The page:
Authorizing School Construction - The Authorization Process - Reference Guide #A.9
Each capital construction project proposed in a facility owned or leased by a school district or BOCES requires an appropriation of funds and therefore, must be properly authorized. This authorization, typically, is approval of a specific object and purpose by the voters at the annual meeting or at a special meeting (Education Law, Section 1718, subdivision 1). Note, however, that in April 1986 Education Department Counsel permitted Boards of Education to authorize an architect or engineer to prepare final plans and specifications for (only) reconstruction projects prior to authorization of the project by the voters. In this way, preparation of final plans and specifications need not wait until after the annual meeting and submissions for review can avoid the busy spring months. Approval of reviewed projects will occur upon notification of voter approval of the project.
School district meetings must be called in accordance with Education Law, Section 2003, and 2007, which requires 45-day notice of the meetings. Additionally, Section 416, subdivision 7, requires that in other than the Big Five City districts no proposition for a new schoolhouse or an addition to a present schoolhouse, may be submitted more than twice during a twelve-month period and at least 90 days must elapse between votes.
In a BOCES, authorization of a capital construction project in a facility owned or leased by the BOCES may be by board resolution; however, voter approval is required for the acquisition of buildings, sites, or additions thereto.
Exceptions to Voter Authorization Requirements
Circumstances discussed below do not require voter authorization.
- Insurance Recoveries - may be expended for repair or replacement of damaged or destroyed property by resolution of the board.
- Donations (design, labor, materials, funds) - may be expended by resolution of the board when the entire cost of the project is covered by donations (Education Law, Section 1718, subdivision 2). If any expenditure of district funds is anticipated, then the project must be voted.
- Emergencies - costs for mitigation activities and recovery activities necessitated by a sudden and unforeseen emergency, including a man-made or natural disaster or other event which requires immediate action to preserve property or protect public safety, are considered ordinary contingent expenses. Such activities may be advanced by a resolution of the board declaring that the costs for the activities are contingent and do not require authorization.
Emergencies are defined by the General Municipal Law (Section 103.4) as an accident
or other unforeseen occurrence or condition affecting public buildings, public
property or life, health, safety, or property. The Local Finance Law (Section
29.00) defines an emergency as epidemic, conflagration, riot, storm, flood, earthquake,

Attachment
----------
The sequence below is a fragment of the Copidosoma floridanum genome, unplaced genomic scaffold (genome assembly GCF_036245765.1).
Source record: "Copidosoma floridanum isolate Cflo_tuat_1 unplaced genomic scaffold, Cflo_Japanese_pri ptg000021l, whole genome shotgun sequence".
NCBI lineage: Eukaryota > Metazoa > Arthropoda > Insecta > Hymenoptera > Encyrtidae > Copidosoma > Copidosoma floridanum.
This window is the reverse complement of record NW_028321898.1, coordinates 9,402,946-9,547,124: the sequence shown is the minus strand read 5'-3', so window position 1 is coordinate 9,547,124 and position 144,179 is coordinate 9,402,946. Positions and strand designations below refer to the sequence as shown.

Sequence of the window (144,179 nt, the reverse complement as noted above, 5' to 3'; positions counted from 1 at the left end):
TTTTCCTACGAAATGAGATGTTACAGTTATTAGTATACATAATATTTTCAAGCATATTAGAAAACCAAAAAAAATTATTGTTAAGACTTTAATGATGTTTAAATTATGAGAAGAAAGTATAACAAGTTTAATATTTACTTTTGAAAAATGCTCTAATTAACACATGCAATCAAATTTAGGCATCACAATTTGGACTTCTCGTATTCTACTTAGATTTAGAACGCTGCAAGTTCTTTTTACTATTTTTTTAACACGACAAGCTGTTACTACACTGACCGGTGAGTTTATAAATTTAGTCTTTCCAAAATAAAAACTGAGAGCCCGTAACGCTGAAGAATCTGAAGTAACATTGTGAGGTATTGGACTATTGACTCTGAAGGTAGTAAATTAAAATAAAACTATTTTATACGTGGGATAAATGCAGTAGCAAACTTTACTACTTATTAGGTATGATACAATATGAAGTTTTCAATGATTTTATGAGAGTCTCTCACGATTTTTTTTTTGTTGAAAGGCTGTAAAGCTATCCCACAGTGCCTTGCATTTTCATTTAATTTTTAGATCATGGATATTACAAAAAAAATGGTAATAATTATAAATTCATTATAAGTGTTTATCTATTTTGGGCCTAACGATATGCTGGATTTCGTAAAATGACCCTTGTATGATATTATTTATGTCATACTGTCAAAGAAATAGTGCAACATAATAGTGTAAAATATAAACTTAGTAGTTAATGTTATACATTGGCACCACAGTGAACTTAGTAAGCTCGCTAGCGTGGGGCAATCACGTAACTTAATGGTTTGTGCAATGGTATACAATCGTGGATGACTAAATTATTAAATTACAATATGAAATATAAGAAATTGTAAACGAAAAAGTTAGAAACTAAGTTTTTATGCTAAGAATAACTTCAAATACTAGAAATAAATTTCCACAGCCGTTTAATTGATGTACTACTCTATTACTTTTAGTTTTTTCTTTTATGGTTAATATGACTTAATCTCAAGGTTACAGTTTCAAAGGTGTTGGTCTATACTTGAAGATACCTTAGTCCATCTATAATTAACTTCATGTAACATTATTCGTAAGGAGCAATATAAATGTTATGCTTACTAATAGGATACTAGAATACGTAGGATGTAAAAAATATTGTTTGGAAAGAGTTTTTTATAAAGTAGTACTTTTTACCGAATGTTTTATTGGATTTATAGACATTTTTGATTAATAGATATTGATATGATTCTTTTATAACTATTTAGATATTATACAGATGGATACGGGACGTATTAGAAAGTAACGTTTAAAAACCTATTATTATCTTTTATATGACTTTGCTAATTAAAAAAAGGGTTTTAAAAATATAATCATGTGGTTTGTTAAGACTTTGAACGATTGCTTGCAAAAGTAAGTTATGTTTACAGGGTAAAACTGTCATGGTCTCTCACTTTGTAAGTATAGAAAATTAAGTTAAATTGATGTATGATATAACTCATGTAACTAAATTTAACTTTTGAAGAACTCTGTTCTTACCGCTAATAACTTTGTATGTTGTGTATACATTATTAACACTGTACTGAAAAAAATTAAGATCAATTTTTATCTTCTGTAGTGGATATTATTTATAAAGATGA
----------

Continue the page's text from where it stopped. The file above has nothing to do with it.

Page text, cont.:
or other unusual peril to the lives and property of citizens. Various opinions
of the State Comptroller listed below lend further definition to the conditions
of an emergency.
- The conditions must arise from an accident or other unforeseen occurrence or condition (Op. St. Com. 60-905)
- The condition must require immediate corrective action which cannot await execution of proper bidding procedures (Op. St. Com. 60-905, 81-224)
- The condition cannot arise as a result of deterioration or dilatory (foot dragging) action (Op. St. Com. 60-905; 78-780)
- If work cannot be commenced within the time it could have been bid and started, then no emergency would have existed.
- A true emergency really only dispenses with the necessity to advertise for bids, since in most situations, if not all, some sort of specifications will have to be prepared as to exactly what work is to be performed. Therefore, an emergency does not exist. (Op. St. Com. 69-1073, 74-339)
Key elements of the definition of a public emergency are that an emergency results from an unforeseen occurrence, and that it requires immediate corrective actions, but only in the form of emergency repairs. Mitigation measures to correct an emergency are needed immediately and are temporary in nature. They are not capital construction in the usual sense, and do not require approval of the Commissioner. Costs associated with the mitigation activities are ordinary contingent expenses.
An emergency ends upon completion of the mitigation activities. Next comes the recovery period which may, and probably will, involve capital construction. Any capital construction associated with the recovery must be properly planned, developed, authorized, and advanced as any other capital construction project. As with any capital construction project affecting health and safety, approval of plans and specifications for the recovery project and issuance of a building permit by the Commissioner is required before construction starts.